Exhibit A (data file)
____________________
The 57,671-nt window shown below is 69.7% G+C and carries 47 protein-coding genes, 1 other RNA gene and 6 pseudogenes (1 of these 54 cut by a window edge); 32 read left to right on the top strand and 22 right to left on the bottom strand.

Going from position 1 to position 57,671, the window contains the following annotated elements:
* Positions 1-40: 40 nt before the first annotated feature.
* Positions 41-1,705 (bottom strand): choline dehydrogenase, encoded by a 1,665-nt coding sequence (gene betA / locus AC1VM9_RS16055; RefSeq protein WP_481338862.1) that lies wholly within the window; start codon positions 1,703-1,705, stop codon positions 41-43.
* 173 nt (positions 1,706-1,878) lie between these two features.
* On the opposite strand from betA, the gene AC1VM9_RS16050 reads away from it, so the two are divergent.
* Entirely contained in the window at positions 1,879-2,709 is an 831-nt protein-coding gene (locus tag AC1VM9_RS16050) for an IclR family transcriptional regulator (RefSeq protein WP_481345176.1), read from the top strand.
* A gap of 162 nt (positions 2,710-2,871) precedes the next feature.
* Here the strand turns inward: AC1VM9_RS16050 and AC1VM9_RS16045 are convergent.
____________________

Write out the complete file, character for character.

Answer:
The 57,671-nt window shown below is 69.7% G+C and carries 47 protein-coding genes, 1 other RNA gene and 6 pseudogenes (1 of these 54 cut by a window edge); 32 read left to right on the top strand and 22 right to left on the bottom strand.

Going from position 1 to position 57,671, the window contains the following annotated elements:
* Positions 1-40: 40 nt before the first annotated feature.
* Positions 41-1,705 (bottom strand): choline dehydrogenase, encoded by a 1,665-nt coding sequence (gene betA / locus AC1VM9_RS16055; RefSeq protein WP_481338862.1) that lies wholly within the window; start codon positions 1,703-1,705, stop codon positions 41-43.
* 173 nt (positions 1,706-1,878) lie between these two features.
* On the opposite strand from betA, the gene AC1VM9_RS16050 reads away from it, so the two are divergent.
* Entirely contained in the window at positions 1,879-2,709 is an 831-nt protein-coding gene (locus tag AC1VM9_RS16050) for an IclR family transcriptional regulator (RefSeq protein WP_481345176.1), read from the top strand.
* A gap of 162 nt (positions 2,710-2,871) precedes the next feature.
* Here the strand turns inward: AC1VM9_RS16050 and AC1VM9_RS16045 are convergent.